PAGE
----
Separate Lies Julian Fellowes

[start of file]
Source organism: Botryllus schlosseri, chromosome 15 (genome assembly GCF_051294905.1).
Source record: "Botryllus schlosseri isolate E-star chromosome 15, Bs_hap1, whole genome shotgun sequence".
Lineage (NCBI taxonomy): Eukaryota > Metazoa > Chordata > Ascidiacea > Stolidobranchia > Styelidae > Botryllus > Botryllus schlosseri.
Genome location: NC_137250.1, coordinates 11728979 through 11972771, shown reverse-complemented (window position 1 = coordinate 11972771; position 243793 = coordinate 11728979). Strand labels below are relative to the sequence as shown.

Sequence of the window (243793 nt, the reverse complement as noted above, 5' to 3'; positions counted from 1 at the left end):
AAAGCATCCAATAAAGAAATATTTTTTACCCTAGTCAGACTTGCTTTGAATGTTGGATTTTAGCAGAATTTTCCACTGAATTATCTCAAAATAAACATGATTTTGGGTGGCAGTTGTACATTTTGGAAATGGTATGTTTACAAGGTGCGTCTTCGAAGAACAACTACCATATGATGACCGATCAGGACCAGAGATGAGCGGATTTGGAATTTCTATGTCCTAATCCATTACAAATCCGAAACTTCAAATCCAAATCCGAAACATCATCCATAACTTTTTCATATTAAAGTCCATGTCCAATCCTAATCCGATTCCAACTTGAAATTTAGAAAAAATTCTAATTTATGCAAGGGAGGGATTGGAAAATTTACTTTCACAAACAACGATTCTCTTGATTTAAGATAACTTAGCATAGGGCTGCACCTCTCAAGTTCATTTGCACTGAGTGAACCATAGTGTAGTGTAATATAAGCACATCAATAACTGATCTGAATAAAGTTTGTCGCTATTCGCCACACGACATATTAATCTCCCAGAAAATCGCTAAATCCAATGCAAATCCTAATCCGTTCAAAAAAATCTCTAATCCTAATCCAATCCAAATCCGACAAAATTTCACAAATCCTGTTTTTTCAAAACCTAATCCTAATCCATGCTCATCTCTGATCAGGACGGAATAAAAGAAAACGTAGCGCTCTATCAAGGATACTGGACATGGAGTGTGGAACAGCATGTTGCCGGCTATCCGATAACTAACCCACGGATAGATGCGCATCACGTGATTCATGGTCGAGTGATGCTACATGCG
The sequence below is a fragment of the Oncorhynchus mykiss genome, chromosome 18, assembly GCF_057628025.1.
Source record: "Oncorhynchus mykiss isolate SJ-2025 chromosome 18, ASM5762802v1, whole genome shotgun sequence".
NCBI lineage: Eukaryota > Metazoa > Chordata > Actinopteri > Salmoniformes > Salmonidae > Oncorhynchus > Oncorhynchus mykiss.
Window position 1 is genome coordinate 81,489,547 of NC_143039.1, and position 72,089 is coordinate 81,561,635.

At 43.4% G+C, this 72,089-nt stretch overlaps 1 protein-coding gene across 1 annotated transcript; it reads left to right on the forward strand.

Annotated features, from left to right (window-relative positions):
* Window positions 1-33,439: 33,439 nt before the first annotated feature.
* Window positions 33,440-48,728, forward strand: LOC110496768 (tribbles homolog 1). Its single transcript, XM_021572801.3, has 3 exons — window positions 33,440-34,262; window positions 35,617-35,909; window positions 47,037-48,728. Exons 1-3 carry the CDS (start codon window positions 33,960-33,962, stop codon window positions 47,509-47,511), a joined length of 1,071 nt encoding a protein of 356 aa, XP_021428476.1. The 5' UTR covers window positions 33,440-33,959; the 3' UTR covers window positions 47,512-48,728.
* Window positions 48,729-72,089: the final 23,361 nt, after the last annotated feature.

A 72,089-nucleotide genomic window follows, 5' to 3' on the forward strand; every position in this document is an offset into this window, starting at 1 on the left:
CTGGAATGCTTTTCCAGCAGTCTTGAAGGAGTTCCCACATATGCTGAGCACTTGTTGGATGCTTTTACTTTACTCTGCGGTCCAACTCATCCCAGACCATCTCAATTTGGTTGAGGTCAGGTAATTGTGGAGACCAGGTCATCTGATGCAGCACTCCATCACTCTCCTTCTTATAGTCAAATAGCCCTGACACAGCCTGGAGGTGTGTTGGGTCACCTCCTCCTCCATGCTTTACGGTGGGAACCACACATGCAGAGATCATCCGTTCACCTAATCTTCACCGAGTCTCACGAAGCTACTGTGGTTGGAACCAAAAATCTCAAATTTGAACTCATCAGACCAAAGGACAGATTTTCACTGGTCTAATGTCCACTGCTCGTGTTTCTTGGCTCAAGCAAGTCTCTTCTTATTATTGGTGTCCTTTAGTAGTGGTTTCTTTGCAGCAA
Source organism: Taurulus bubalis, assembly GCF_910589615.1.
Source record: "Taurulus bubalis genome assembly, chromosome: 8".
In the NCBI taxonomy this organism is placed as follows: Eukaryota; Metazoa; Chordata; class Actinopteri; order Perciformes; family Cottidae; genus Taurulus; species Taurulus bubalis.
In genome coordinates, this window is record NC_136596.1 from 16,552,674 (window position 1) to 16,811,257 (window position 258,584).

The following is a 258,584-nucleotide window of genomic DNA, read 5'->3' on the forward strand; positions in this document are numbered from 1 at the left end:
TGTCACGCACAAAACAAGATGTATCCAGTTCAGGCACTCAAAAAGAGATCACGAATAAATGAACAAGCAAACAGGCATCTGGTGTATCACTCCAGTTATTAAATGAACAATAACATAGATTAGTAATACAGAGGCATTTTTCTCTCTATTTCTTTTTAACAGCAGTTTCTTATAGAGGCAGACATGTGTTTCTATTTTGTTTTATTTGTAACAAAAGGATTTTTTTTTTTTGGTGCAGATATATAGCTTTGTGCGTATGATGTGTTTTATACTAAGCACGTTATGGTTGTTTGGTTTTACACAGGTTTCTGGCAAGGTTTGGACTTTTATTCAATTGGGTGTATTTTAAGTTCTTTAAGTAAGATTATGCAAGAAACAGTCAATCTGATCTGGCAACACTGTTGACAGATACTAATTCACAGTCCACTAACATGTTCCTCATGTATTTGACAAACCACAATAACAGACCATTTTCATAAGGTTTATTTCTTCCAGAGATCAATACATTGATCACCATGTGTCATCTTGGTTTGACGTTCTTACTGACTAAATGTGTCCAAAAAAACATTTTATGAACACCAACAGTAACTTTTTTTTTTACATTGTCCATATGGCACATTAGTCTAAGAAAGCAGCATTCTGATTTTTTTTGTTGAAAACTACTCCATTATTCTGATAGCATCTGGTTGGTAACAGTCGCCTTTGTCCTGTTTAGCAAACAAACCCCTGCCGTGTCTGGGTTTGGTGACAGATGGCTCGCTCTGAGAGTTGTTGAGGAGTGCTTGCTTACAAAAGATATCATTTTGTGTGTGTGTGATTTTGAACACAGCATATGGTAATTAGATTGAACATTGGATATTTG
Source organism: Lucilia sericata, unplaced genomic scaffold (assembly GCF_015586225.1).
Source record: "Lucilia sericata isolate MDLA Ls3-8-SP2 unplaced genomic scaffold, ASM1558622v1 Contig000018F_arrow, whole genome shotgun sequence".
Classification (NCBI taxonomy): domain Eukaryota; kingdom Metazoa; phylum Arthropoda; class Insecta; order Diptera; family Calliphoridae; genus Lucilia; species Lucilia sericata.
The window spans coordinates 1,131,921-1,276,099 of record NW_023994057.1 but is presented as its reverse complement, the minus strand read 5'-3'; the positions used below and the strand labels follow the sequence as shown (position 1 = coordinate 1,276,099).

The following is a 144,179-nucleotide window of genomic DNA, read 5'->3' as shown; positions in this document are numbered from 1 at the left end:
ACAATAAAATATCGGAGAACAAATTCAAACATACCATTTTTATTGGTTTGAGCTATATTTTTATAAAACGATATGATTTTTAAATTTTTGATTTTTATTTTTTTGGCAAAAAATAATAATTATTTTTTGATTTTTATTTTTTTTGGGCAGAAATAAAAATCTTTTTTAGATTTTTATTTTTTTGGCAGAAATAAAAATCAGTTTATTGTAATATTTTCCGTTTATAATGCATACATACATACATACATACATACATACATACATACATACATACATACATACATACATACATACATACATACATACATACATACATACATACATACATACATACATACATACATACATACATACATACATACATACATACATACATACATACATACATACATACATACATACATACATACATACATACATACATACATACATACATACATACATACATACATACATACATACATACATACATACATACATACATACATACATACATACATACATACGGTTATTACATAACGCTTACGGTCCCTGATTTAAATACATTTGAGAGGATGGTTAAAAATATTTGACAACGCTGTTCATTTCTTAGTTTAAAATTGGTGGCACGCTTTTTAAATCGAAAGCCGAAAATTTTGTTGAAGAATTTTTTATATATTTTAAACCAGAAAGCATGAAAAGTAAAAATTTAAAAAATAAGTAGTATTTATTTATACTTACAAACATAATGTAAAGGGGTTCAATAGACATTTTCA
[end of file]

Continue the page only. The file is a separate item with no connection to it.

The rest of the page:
You could do worse than watch this posh British quasi-thriller, which trades on the quality image while simultaneously blackening its name. Tom Wilkinson leads as a supercilious barrister with a tense home life; his wife (Emily Watson) is the object of his condescension and she's not at all comfortable as his target. Still, he's not prepared to discover a) that his wife has been involved in a hit-and-run accident, and b) that the passenger in the car was her laissez-faire lover (Rupert Everett). Thus a plot is hatched to keep the crime a secret and Watson out of jail. To an extent, the movie is a too-easy satire of the perfect British life, with some easy irony about what lies beneath the surface and blah, blah, blah. But it doesn't act as if its information is a crime against England; instead, it revels wickedly in the delicious indiscretions, almost as if gossiping about a neighbour's misfortune. It's not exactly nice, but there you are; it's an excuse to rubberneck at death and adultery in the same movie. There are times the movie bogs down in its machinations, becoming tedious when dragging out the desperate attempts to hide Watson's involvement, but though Everett is a smug non-presence, the central couple has an interesting relationship and real chemistry. None of this is earth-shattering art, and you shouldn't terribly inconvenience yourself to see it. But it's genuinely entertaining without resorting to appeals to classiness, and if you should stumble across it your discovery will reap real dividends. The package includes a commentary by director Julian Fellowes, who proves to be bright, excitable and genuinely entertaining. (Fox)